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10.4: Riboflavin

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    A student once asked this question:

    "I started taking the Mega Man Sport Multi-vitamin from GNC and about an hour or two after consumption, with a meal, my pee is bright, practically neon yellow. What does that mean?"

    Since this question is leading off the riboflavin section, you have probably surmised that riboflavin is somehow involved. Indeed, flavin means yellow in Latin, and riboflavin is bright yellow as shown in Figure \(\PageIndex{1}\).

    Figure \(\PageIndex{1}\): Riboflavin in solution1
    Figure \(\PageIndex{2}\): Structure of riboflavin2

    Riboflavin is a water-soluble B vitamin, so the student was excreting large amounts of riboflavin in his urine, leading it to become "bright, practically neon yellow." The structure of riboflavin is shown in Figure \(\PageIndex{2}\).

    Riboflavin is important for the production of two cofactors: flavin adenine dinucleotide (\(\ce{FAD}\)) & flavin mononucleotide (\(\ce{FMN}\)).

    \(\ce{FAD}\) has been introduced before, but structurally you can see where riboflavin is within the compound below.

    Figure \(\PageIndex{3}\): Structure of \(\ce{FAD}\)3

    The 2 circled nitrogens are the sites that accept hydrogen to become \(\ce{FADH2}\) as illustrated below.

    Figure \(\PageIndex{4}\): Addition of two hydrogens to the rings of FAD to form \(\ce{FADH2}\)4

    The structure of \(\ce{FMN}\) as shown below, is similar to \(\ce{FAD}\), except that it only contains one phosphate group (versus 2) and doesn't have the ring structures off the phosphate groups that are found in \(\ce{FAD}\).

    Figure \(\PageIndex{5}\): The structure of \(\ce{FMN}\)5

    Riboflavin is photosensitive, meaning that it can be destroyed by light. This was a problem in the old days when the milkman delivered milk in clear glass bottles. These have now been replaced by cartons or opaque plastic containers to help protect the riboflavin content of the milk.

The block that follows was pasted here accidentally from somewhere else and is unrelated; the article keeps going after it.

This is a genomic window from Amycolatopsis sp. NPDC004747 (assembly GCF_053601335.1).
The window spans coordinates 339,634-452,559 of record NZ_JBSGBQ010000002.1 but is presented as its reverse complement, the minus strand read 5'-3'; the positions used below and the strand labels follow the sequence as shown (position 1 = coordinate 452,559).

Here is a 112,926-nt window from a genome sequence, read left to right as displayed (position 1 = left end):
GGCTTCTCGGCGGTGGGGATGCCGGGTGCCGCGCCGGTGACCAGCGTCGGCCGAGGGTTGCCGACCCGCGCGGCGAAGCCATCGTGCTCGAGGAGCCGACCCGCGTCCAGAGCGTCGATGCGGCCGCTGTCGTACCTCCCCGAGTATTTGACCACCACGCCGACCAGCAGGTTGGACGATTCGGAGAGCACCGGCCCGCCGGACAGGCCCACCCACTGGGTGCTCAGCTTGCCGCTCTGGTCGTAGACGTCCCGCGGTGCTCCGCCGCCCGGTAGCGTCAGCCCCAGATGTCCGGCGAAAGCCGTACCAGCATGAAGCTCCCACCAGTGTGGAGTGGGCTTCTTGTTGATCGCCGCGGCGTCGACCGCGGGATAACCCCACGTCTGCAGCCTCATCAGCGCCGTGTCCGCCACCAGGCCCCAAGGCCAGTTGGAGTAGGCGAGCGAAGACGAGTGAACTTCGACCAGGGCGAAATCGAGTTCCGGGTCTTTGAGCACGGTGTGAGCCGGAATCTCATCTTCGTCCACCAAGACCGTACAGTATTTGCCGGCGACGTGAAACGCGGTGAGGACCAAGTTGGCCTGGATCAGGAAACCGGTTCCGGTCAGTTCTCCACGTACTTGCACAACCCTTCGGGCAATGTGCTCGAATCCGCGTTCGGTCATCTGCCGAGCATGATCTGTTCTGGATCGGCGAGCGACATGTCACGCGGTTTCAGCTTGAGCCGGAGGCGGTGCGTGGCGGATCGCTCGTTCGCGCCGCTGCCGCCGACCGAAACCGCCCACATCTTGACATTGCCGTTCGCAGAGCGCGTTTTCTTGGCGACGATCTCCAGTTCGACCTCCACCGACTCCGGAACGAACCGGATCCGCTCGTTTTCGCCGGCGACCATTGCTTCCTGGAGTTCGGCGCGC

Figure \(\PageIndex{6}\): Milk is no longer packaged in clear glass bottles to help protect its riboflavin from light destruction

    Riboflavin in foods is free, protein-bound, or in \(\ce{FAD}\) or \(\ce{FMN}\). Only free riboflavin is taken up so it must be cleaved, or converted before absorption6. Riboflavin is highly absorbed through an unresolved process, though it is believed that a carrier is involved7. As you would guess from the description above, riboflavin is primarily excreted in the urine.

    Query \(\PageIndex{1}\)

    Riboflavin Functions

    Riboflavin is required for the production of \(\ce{FAD}\) and \(\ce{FMN}\). Below are some of the functions of \(\ce{FAD}\) and \(\ce{FMN}\)6:

    Citric Acid Cycle

    \(\ce{FAD}\) is reduced to \(\ce{FADH2}\) in the citric acid cycle when succinate is converted to fumarate by succinic dehydrogenase as circled below.

    Figure \(\PageIndex{7}\): The citric acid cycle requires \(\ce{FAD}\)8

    Electron Transport Chain

    Under aerobic conditions, the electron transport chain is where the \(\ce{FADH2}\) is used to produce ATP. Complex I of the electron transport chain includes an \(\ce{FMN}\) molecule. The electron transport chain is shown below.

    Figure \(\PageIndex{8}\): Complex I in the electron transport chain contains \(\ce{FMN}\)9

    Fatty Acid oxidation